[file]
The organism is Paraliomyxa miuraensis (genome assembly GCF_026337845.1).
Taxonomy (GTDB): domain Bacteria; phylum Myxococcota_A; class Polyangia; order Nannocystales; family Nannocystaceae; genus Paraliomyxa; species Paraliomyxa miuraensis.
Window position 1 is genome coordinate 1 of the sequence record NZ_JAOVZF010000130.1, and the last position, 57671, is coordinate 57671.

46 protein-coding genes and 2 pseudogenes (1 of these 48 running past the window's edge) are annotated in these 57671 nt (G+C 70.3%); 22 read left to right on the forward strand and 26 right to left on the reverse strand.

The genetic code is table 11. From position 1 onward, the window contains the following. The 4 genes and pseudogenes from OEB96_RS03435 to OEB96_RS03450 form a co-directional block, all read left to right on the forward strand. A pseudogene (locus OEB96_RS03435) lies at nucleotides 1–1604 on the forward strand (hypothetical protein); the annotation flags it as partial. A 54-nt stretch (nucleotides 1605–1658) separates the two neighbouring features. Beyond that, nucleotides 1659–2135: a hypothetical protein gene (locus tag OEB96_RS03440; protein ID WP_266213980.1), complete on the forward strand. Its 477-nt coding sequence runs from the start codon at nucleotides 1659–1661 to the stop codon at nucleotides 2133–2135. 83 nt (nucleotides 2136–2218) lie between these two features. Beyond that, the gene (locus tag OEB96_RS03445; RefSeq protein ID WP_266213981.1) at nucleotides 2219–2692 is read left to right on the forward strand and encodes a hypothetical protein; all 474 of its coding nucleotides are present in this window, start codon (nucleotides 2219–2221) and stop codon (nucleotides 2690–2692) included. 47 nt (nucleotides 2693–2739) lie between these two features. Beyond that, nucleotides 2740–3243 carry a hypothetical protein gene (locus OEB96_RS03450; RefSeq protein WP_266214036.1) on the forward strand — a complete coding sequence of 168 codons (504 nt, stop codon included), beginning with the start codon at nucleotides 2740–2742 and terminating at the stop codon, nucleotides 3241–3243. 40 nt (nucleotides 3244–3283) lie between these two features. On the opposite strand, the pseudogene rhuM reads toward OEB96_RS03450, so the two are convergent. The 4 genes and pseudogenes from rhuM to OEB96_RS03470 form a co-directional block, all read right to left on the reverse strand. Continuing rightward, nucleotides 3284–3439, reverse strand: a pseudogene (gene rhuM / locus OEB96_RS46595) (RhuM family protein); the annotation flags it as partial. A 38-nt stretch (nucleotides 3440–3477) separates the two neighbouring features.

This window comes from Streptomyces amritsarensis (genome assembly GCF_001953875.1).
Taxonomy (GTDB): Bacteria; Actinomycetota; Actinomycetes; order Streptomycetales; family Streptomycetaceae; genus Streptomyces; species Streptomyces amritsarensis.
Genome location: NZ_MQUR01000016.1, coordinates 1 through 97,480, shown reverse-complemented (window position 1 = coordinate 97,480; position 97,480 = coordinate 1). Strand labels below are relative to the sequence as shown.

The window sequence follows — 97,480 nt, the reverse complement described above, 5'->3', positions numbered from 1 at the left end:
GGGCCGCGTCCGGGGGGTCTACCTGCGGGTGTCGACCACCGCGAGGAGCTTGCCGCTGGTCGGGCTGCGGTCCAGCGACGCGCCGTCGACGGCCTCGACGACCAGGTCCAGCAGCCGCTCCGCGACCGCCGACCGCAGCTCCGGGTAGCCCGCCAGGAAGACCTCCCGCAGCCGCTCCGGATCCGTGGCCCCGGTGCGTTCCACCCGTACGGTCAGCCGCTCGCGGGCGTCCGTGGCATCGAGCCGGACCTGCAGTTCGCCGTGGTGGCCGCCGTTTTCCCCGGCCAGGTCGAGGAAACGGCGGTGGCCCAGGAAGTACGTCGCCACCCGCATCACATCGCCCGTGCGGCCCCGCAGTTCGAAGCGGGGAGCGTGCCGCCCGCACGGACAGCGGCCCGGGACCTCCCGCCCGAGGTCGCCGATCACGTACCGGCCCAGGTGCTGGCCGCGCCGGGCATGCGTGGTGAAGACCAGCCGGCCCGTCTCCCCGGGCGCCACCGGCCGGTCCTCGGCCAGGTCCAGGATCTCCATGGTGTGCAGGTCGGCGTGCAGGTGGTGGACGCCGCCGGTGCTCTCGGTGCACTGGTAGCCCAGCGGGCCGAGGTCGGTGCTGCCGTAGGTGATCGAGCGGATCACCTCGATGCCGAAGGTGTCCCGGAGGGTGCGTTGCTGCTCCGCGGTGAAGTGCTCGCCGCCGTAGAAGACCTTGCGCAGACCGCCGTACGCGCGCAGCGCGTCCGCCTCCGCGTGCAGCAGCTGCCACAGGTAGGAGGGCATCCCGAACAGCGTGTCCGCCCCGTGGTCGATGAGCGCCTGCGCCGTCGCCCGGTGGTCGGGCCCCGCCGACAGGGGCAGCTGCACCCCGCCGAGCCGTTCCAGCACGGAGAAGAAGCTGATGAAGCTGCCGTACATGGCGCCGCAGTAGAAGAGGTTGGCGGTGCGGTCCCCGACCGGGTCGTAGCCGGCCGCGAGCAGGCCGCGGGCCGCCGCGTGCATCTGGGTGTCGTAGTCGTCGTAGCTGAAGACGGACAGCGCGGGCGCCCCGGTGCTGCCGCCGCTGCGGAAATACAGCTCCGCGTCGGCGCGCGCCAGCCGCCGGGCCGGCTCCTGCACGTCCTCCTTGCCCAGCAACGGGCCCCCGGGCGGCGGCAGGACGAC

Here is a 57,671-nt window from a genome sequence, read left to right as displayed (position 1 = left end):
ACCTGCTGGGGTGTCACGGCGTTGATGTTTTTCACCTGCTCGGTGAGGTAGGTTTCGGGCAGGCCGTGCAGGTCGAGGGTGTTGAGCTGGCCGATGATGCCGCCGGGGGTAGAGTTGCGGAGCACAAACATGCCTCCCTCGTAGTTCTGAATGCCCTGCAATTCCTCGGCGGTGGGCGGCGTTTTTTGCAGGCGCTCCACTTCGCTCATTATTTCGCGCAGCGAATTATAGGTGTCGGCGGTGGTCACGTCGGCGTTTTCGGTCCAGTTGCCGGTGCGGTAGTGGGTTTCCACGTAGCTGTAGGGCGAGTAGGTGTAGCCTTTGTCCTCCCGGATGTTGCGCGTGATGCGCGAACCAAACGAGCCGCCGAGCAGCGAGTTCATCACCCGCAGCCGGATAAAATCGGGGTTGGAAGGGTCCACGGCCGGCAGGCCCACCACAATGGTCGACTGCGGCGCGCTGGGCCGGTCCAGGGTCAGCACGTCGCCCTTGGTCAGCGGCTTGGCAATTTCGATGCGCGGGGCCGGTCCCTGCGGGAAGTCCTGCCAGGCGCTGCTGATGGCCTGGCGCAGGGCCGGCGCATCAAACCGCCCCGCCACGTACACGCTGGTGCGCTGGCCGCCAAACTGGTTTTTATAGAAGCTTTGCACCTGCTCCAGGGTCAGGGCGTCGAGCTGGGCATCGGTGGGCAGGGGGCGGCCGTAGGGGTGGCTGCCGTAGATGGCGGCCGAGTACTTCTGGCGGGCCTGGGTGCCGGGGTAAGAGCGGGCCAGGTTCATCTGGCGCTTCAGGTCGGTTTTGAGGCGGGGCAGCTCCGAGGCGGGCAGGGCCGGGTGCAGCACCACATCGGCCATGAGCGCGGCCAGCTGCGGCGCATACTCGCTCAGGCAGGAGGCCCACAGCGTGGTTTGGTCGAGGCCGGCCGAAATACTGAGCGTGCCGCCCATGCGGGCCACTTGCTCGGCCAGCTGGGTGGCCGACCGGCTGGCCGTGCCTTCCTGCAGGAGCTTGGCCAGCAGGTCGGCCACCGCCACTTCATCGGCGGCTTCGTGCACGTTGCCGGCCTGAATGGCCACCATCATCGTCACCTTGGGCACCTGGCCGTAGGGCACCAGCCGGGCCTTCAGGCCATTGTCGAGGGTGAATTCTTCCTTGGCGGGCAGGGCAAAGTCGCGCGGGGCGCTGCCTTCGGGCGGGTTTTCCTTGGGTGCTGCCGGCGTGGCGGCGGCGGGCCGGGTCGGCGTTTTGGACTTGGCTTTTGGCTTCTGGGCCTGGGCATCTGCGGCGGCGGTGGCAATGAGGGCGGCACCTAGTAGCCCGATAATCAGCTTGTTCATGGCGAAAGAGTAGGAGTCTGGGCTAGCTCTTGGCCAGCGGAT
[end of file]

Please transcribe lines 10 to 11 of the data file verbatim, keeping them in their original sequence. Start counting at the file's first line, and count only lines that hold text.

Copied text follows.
GGGCCGCGTCCGGGGGGTCTACCTGCGGGTGTCGACCACCGCGAGGAGCTTGCCGCTGGTCGGGCTGCGGTCCAGCGACGCGCCGTCGACGGCCTCGACGACCAGGTCCAGCAGCCGCTCCGCGACCGCCGACCGCAGCTCCGGGTAGCCCGCCAGGAAGACCTCCCGCAGCCGCTCCGGATCCGTGGCCCCGGTGCGTTCCACCCGTACGGTCAGCCGCTCGCGGGCGTCCGTGGCATCGAGCCGGACCTGCAGTTCGCCGTGGTGGCCGCCGTTTTCCCCGGCCAGGTCGAGGAAACGGCGGTGGCCCAGGAAGTACGTCGCCACCCGCATCACATCGCCCGTGCGGCCCCGCAGTTCGAAGCGGGGAGCGTGCCGCCCGCACGGACAGCGGCCCGGGACCTCCCGCCCGAGGTCGCCGATCACGTACCGGCCCAGGTGCTGGCCGCGCCGGGCATGCGTGGTGAAGACCAGCCGGCCCGTCTCCCCGGGCGCCACCGGCCGGTCCTCGGCCAGGTCCAGGATCTCCATGGTGTGCAGGTCGGCGTGCAGGTGGTGGACGCCGCCGGTGCTCTCGGTGCACTGGTAGCCCAGCGGGCCGAGGTCGGTGCTGCCGTAGGTGATCGAGCGGATCACCTCGATGCCGAAGGTGTCCCGGAGGGTGCGTTGCTGCTCCGCGGTGAAGTGCTCGCCGCCGTAGAAGACCTTGCGCAGACCGCCGTACGCGCGCAGCGCGTCCGCCTCCGCGTGCAGCAGCTGCCACAGGTAGGAGGGCATCCCGAACAGCGTGTCCGCCCCGTGGTCGATGAGCGCCTGCGCCGTCGCCCGGTGGTCGGGCCCCGCCGACAGGGGCAGCTGCACCCCGCCGAGCCGTTCCAGCACGGAGAAGAAGCTGATGAAGCTGCCGTACATGGCGCCGCAGTAGAAGAGGTTGGCGGTGCGGTCCCCGACCGGGTCGTAGCCGGCCGCGAGCAGGCCGCGGGCCGCCGCGTGCATCTGGGTGTCGTAGTCGTCGTAGCTGAAGACGGACAGCGCGGGCGCCCCGGTGCTGCCGCCGCTGCGGAAATACAGCTCCGCGTCGGCGCGCGCCAGCCGCCGGGCCGGCTCCTGCACGTCCTCCTTGCCCAGCAACGGGCCCCCGGGCGGCGGCAGGACGAC

Here is a 57,671-nt window from a genome sequence, read left to right as displayed (position 1 = left end):